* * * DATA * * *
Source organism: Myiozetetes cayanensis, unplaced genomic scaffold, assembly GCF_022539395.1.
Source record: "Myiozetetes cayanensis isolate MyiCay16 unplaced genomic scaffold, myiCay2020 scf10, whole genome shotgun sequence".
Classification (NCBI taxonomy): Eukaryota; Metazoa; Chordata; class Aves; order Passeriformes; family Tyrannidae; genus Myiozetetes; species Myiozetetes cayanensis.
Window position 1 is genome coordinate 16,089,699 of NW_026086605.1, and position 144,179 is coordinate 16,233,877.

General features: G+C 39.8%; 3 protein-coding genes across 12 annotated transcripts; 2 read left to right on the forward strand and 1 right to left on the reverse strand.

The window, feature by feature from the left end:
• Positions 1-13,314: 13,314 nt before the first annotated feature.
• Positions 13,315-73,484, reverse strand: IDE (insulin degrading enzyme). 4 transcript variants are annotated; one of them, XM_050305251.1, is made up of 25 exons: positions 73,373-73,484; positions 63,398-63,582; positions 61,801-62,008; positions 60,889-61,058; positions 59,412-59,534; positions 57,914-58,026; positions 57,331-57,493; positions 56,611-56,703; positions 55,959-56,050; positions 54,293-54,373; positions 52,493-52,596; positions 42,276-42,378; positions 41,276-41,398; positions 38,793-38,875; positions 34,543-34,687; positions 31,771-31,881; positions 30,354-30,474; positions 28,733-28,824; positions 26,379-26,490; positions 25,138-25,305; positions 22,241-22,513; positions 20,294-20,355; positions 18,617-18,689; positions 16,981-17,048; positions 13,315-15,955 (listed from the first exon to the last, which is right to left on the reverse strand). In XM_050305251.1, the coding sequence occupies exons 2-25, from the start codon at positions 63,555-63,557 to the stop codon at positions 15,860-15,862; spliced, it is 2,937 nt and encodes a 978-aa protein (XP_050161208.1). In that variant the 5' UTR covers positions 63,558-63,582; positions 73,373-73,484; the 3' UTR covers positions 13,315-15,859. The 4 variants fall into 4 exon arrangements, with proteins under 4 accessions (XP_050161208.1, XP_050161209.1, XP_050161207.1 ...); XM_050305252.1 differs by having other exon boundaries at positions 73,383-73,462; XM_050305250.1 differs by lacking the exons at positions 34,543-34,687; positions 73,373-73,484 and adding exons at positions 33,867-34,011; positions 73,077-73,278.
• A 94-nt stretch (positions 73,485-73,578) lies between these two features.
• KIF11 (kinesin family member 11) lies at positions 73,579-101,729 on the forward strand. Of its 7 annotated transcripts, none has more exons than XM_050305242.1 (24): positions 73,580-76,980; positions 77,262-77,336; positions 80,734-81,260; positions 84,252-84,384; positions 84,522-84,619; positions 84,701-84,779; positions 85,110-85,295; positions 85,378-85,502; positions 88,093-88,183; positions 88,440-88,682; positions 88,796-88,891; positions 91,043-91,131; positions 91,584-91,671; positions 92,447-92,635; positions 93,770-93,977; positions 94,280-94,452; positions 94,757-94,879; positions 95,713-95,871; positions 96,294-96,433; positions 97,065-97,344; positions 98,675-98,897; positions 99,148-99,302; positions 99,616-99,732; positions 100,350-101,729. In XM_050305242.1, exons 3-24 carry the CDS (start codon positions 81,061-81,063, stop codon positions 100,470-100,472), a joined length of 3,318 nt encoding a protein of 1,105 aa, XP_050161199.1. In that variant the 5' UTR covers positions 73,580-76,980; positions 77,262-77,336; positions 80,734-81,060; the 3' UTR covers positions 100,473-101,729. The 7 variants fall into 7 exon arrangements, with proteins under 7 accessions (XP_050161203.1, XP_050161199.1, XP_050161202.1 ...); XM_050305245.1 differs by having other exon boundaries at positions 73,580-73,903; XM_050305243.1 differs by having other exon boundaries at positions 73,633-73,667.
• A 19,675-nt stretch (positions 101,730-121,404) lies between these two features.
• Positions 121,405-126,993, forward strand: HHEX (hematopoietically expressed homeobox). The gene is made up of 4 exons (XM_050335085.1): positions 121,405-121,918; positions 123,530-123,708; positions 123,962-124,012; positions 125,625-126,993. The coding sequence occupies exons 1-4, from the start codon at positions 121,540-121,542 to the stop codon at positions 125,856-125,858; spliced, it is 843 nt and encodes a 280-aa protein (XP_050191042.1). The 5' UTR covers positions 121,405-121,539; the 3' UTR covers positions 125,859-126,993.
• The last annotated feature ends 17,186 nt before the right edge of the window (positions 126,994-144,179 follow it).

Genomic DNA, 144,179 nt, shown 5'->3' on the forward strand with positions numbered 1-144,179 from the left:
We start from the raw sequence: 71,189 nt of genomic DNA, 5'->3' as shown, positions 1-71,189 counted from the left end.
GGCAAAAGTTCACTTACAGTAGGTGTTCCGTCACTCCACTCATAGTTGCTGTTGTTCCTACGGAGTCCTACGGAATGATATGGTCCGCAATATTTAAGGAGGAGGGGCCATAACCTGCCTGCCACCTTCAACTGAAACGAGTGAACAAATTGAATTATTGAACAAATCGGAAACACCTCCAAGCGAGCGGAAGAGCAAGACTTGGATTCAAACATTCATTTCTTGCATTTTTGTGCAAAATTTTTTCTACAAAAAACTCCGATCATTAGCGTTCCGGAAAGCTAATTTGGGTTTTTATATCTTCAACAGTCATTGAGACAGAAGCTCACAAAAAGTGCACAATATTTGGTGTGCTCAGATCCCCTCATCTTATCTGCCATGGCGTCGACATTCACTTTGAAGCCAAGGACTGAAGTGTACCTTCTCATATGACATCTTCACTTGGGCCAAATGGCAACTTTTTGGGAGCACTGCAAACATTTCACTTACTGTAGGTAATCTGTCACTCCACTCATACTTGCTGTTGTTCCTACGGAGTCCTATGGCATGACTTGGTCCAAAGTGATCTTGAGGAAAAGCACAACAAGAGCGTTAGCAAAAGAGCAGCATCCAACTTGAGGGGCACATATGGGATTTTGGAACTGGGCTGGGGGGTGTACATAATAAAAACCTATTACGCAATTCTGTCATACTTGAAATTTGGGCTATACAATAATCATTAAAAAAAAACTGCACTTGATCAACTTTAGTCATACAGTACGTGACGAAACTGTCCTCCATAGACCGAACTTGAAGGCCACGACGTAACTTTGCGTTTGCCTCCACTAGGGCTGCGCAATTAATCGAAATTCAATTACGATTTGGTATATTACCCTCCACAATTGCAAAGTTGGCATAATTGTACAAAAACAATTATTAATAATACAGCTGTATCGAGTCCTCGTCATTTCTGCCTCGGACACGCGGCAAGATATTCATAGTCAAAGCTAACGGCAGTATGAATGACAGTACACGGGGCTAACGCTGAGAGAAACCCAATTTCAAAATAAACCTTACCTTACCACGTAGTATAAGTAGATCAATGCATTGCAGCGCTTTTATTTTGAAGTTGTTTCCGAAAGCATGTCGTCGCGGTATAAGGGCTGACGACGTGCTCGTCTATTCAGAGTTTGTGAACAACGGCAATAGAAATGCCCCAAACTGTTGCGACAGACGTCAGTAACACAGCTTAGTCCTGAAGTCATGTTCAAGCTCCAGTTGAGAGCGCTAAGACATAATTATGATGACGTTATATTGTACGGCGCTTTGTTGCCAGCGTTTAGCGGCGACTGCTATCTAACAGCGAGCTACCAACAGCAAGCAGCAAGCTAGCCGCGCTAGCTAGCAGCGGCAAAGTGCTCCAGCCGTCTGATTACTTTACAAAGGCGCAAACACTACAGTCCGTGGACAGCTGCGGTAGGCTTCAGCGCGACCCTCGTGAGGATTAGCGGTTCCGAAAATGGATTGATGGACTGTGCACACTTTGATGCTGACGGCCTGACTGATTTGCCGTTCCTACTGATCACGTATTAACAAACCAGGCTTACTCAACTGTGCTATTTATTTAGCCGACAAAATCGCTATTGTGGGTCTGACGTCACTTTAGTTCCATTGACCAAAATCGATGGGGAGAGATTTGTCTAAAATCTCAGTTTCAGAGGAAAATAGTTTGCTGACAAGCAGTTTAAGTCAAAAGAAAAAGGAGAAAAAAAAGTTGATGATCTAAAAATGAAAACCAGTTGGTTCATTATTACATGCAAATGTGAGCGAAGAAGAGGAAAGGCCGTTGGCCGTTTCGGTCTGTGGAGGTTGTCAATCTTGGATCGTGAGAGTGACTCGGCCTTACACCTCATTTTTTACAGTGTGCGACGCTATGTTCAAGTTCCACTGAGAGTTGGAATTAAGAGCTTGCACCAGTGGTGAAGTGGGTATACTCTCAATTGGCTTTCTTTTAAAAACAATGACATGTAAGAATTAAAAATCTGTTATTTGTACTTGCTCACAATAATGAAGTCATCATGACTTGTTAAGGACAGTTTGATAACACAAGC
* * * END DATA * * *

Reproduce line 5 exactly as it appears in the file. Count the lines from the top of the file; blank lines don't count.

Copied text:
General features: G+C 39.8%; 3 protein-coding genes across 12 annotated transcripts; 2 read left to right on the forward strand and 1 right to left on the reverse strand.